• Omar Hunter’s Buford (Ga.) defense (recently profiled here) pitched their third straight shutout, ending their regular season at 10-0 with a 21-0 victory over Lovett. Buford QB Twoey Hosch left the game with an injured foot, and while x-rays revealed no fracture, he remains questionable for next Friday’s game against Washington-Wilkes.
  • Jamoris Slaughter’s Tucker (Ga.) team finished up a 10-0 regular season in which they allowed more than eight points only once with a 38-8 victory over Cedar Grove. The Tigers will face Clarke Central in their first-round playoff game.
  • Robert Blanton’s Butler (N.C.) team moved to 10-2 with a 49-6 spanking of Lumberton in the first round of the playoffs. Next up for the Bulldogs is archrival Charlotte Independence, whom they upset in dramatic fashion the week before.
  • Steve Filer’s Mt. Carmel (Ill.) team moved to 12-0 with a 21-14 victory over Maine South in a class 8A quarterfinal game. Up next for the Caravan is 8-4 Glenbard North.
  • Darius Fleming’s St. Rita’s (Ill.) squad rebounded from a tough loss last week with a 35-18 victory over Fenwick in the first round of the Prep Bowl playoffs.
  • Sean Cwynar’s Marian Central (Ill.) team had a dramatic, come-from-behind 34-27 victory over Nazareth in their class 5A quarterfinal matchup. Next up for the seventh-seeded Hurricanes is fifth-seeded Morris.
  • Brandon Newman’s Pleasure Ridge Park (Ky.) team nearly upset 10-1 Manual, but they were stopped on a two-point conversion attempt in overtime and lost, 21-20, in the first round of the class 6A playoffs. PRP finishes the year at 4-7.
  • Hafis Williams’s Elizabeth (N.J.) team fell to 5-4 with a 20-0 loss to Hunterdon Central.
  • Ethan Johnson’s Lincoln (Ore.) team cruised to a 55-28 playoff victory over Roseburg that was propelled by a 42-point explosion in the second half. The Cardinals are now 5-5, and will meet David Douglas in their second-round game.
  • Lane Clelland’s McDonogh (Md.) team finished their regular season with a 21-14 loss to Gilman that dropped their record to 6-4.
  • Mike Golic Jr.’s Northwest Catholic (Conn.) team moved to 7-2 on the year with a 28-0 shutout win over East Catholic.

That’s it for this week, as David Posluszny’s and Kyle Rudolph’s teams are finished with their seasons.

Friday Night Lights roundup for the weekend of 11/2

Thursday, November 8th, 2007

(Sorry to be a bit slow getting this up; Saturday’s loss made for a lot to process.)

Here’s the Roundup’s weekly rundown of how ND’s committed recruits for the 2008 season fared in their high school games this past week:

  • Dayne Crist completed 10 of 15 passes for 185 yards in the first half but was only 1-of-6 after halftime, but he finished with 230 total yards and also ran a score in from 70 yards away on the third play of the game as his and Anthony McDonald’s Sherman Oaks Notre Dame (Calif.) team moved to 8-1 with a 51-30 defeat of Bishop Amat.
  • Dan McCarthy attempted only one pass on the night but ran for 105 yards and two scores - and had three other touchdown runs called back on penalties - as his Cardinal Mooney (Ohio) team moved to 11-0 with a 30-6 blowout of Coshocton. Mooney faces St. Vincent-St. Mary, against whom they rallied from a 17-0 deficit for a win a few weeks ago, in their next playoff game, as they seek to defend the Division IV state title they won in 2006. (McCarthy’s stats from his first ten games are available here.)
  • Braxston Cave’s Penn (Ind.) team defeated Goshen by a score of 13-3 to recapture the Class 5A sectional trophy and move their record to 12-0. The no. 2-ranked Kingsmen face no. 4 Merriville, former home of ND tailback James Aldridge, in next week’s regional game.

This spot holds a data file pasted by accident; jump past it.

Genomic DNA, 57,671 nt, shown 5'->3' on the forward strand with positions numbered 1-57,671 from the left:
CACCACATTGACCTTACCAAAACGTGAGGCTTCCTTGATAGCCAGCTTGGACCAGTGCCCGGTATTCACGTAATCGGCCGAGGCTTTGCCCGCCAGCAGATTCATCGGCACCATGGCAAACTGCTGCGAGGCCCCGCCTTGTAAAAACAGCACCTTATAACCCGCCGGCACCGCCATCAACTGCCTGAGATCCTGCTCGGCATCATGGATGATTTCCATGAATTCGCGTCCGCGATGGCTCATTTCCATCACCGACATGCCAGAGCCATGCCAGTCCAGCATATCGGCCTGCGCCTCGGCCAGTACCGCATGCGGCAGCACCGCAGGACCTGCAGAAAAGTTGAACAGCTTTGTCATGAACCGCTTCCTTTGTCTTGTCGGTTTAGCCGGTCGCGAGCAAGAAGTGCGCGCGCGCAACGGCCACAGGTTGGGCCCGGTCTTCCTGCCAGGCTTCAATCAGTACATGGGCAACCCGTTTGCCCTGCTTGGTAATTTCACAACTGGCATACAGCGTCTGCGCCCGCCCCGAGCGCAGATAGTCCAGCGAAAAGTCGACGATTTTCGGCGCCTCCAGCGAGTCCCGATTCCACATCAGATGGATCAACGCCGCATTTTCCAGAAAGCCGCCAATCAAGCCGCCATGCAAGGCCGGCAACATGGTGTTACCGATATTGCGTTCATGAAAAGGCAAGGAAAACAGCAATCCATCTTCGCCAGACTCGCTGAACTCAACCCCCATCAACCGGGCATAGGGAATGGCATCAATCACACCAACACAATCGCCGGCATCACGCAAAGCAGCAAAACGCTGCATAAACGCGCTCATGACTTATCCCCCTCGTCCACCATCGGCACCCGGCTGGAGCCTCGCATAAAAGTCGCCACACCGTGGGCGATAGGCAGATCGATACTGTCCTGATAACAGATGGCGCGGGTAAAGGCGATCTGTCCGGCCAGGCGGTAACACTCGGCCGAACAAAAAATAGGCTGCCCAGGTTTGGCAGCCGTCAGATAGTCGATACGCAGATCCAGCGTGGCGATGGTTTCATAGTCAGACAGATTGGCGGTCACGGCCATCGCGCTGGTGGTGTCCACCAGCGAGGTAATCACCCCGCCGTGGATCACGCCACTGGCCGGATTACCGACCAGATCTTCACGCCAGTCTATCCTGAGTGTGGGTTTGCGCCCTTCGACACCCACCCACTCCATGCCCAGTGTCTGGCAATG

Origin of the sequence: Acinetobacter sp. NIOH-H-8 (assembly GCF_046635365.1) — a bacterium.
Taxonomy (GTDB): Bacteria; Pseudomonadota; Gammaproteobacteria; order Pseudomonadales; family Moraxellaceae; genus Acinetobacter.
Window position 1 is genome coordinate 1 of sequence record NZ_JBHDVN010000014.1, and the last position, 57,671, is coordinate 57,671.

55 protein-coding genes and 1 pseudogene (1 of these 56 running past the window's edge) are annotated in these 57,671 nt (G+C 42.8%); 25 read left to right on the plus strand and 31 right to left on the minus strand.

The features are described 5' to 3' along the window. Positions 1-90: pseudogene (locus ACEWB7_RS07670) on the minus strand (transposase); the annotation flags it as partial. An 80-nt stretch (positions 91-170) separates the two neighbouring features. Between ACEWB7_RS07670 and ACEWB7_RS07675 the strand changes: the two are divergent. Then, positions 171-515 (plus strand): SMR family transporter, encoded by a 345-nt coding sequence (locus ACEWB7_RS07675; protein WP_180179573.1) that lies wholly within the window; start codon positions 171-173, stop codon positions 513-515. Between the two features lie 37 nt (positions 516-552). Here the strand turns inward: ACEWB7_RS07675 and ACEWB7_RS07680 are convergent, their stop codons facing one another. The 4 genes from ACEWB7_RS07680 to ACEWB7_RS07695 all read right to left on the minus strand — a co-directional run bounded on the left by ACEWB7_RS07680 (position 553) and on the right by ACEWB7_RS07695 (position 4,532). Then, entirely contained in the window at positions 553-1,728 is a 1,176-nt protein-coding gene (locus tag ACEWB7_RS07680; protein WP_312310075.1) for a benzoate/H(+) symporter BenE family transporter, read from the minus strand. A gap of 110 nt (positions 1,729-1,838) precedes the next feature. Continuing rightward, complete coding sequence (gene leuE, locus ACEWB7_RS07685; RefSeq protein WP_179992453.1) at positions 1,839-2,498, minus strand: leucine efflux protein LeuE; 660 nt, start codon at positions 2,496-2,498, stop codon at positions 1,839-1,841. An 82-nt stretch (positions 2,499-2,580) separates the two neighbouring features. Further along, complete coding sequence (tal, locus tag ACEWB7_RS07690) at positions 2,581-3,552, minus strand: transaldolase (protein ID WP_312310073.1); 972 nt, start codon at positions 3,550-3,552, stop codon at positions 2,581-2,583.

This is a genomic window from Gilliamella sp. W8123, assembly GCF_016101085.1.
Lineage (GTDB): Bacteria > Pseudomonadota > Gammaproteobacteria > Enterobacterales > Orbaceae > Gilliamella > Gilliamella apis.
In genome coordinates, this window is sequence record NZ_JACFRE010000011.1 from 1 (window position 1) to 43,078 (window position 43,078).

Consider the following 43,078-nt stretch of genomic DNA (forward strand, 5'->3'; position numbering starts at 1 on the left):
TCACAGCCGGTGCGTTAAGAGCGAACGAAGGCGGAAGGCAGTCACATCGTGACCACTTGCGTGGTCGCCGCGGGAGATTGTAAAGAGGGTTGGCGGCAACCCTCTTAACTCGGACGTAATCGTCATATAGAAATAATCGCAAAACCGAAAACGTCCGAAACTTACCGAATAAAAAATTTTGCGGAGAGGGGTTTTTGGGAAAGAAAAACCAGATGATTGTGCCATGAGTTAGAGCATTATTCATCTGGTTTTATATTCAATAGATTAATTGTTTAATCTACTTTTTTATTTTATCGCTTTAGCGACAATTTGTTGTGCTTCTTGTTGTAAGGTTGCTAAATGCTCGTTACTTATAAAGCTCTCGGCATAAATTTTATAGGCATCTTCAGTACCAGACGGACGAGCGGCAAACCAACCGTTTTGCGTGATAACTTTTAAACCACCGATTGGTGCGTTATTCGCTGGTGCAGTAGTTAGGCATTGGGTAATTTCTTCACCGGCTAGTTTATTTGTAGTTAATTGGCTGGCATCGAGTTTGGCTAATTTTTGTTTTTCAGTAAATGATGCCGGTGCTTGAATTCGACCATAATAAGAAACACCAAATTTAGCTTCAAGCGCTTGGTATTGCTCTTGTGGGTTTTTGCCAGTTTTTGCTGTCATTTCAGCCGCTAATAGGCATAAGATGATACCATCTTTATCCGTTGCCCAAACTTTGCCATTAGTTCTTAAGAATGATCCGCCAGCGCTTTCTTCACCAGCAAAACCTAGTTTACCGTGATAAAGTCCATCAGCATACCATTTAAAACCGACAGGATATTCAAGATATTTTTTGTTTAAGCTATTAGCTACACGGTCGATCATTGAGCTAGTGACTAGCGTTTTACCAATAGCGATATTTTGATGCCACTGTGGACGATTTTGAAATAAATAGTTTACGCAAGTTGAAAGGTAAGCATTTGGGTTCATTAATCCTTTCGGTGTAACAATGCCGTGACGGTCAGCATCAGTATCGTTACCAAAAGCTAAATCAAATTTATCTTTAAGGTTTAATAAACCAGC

• Steve Filer’s Mount Carmel (Ill.) team blew out Palatine by a score of 34-0, moving their season record to 11-0 and advancing them to the third round of the Class 8A playoffs.
  • John Goodman threw two second-half touchdown passes and ran in a 54-yard score before halftime as his Bishop Dwenger (Ind.) team moved to 12-0 with a 52-20 blowout of DeKalb that brought them a Class 4A sectional championship. The Saints will face Jay County in their next playoff game.
  • Kyle Rudolph’s Elder (Ohio) team had their season come to a disappointing end, with a 45-14 loss to top-ranked St. Xavier that dropped their season record to 7-4. Rudolph had seven catches for 79 yards in the game.
  • Robert Blanton made a spectacular one-handed touchdown catch (video here) with six minutes remaining in the game, and his Butler (N.C.) team moved their season record to 8-2 became the first in-state team since 2000 to defeat national power Charlotte Independence (a span of 109 games), winning a nail-biter by the score of 21-20 (more here). (Kyle Rudolph’s Elder squad had, of course, beaten Independence earlier in the year, in an interstate matchup at the Herbstreit Classic.) Independence was playing without head coach Tom Knotts, who was suspended after being involved in an altercation with a parent after a JV game the night before, but is reportedly not going to face assault charges.
  • Darius Fleming’s St. Rita’s (Ill.) team ended their season at 7-4 as they blew a 22-7 third-quarter lead by giving up 19 straight points to undefeated Wheaton Warrenville South as they lost their a Class 7A playoff game by a score of 26-22 (more here). Fleming had three sacks on the night.
  • Mike Golic Jr.’s Northwest Catholic (Conn.) team moved to 6-2 with a 22-0 shutout of Farmington.
  • Michael Floyd scored four touchdowns - one rushing, three receiving - as his Cretin-Derham Hall (Minn.) team cruised to a 53-32 victory over Tartan in the third round of the playoffs. The Raiders are now 11-0 on the year.
  • Lane Clelland’s McDonogh (Md.) team moved to 6-3 on the year with a 25-7 victory over Georgetown Prep.
  • Hafis Williams’s Elizabeth (N.J.) team improved to 5-3 with a 41-7 blowout of Newark East Side.
  • Jaromis Slaughter’s Tucker (Ga.) team wrapped up a no. 1 seed in the playoffs as they moved to 9-0 on the year with a 63-0 win over North Springs, their sixth shutout of the season.